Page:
Service Inquiry report into the death of L/Cpl Bernard Mongan published

30th Jul 2021

The Ministry of Defence has today released the Service Inquiry report into the death of L/Cpl Bernard Mongan (link below).

In due course, the Coroner will hold an inquest into the death. A date for the inquest has not yet been set.

The Court Martial trial of two soldiers accused of assaulting Bernie (including a racially aggravated assault) will be held on 8 November 2021, at Catterick.

Beth Mongan, Bernie’s wife, said:

‘I have read the Army’s Service Inquiry report. My worst fears have been realised and I am shocked at the number of failings identified. It is clear that Bernie felt bullied, this was not investigated properly, his mental health suffered, he was telling people he was afraid and he was not checked properly in the days before he died. If those checks had been carried out properly, we might not be here now. I have so many concerns about the Army’s response to the alleged assault and the alleged bullying. Just in the last week, we have heard yet more concerns expressed (this time by the Defence Committee) about the Army’s apparent inability to deal with serious bullying and harassment cases properly and fairly for soldiers.  I remain hopeful that the Coroner will now fully and independently investigate all these apparent failings.’

Her solicitor, Emma Norton, said:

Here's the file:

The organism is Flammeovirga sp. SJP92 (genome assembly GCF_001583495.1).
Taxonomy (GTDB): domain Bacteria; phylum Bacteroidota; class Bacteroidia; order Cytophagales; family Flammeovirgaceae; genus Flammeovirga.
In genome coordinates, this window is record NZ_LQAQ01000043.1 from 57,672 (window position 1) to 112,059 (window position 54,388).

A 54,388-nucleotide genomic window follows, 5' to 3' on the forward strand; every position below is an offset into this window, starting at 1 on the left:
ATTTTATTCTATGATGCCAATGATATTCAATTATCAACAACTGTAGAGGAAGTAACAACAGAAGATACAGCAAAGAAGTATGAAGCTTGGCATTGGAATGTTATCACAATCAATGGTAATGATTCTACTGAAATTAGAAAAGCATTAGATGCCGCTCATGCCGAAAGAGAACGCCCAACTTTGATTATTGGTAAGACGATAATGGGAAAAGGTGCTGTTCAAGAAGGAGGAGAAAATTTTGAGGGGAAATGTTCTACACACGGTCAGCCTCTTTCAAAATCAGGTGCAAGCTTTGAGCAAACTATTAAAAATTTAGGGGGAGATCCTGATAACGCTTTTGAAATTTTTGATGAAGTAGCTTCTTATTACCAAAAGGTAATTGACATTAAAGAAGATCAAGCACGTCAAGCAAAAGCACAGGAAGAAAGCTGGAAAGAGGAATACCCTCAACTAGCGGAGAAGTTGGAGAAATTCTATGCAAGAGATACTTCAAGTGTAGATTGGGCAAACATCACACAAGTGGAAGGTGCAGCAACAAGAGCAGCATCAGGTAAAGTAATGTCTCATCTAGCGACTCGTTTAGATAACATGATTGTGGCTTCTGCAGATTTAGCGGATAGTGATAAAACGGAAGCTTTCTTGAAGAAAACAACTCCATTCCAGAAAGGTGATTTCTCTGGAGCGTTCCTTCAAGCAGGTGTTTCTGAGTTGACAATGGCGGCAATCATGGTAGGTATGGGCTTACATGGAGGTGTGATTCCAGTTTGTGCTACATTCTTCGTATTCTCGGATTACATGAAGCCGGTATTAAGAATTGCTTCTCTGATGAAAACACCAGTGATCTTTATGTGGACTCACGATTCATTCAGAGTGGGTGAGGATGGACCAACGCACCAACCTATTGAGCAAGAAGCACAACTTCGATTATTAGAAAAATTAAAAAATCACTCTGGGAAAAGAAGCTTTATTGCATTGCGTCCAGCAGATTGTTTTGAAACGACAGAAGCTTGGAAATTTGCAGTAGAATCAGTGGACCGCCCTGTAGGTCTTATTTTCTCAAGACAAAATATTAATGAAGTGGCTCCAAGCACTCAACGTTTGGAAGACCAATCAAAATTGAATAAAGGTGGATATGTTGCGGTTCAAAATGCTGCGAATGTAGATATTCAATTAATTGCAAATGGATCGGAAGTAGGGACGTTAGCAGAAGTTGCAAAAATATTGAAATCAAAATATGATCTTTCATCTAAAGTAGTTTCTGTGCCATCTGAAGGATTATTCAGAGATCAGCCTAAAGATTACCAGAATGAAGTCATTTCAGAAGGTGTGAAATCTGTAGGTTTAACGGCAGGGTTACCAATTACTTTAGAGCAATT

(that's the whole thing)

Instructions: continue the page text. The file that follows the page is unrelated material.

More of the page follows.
‘What is striking is the similarity between some of the failings identified in Bernie’s case and in other serious cases. For example, in the late Cpl Anne-Marie Ellement case, the failure to properly transfer important information about her potential vulnerability between different Army units was described by her Coroner as ‘unforgivably bad’ – and despite all the assurances given to the family in that case, the Army now appears to admit that the same thing happened to Bernie; and in two inquests in 2019, a Coroner found that the Army had failed to follow its very important Post Operational Stress Management processes after those young soldiers (Rfn Darren Mitchell and L/Cpl James Ross) had returned from Afghanistan – the same thing apparently happened to Bernie. These are just two examples of a whole range of failings identified by the Service Inquiry panel. Bernie’s wife is devastated to learn about the extent of the problems Bernie was experiencing and his efforts to get help, which seem to have been in vain. No doubt the MoD will state, as it always does, that it takes a ‘zero tolerance’ approach to bullying and mistreatment of its soldiers, but all the evidence points to yet another serious failure.’

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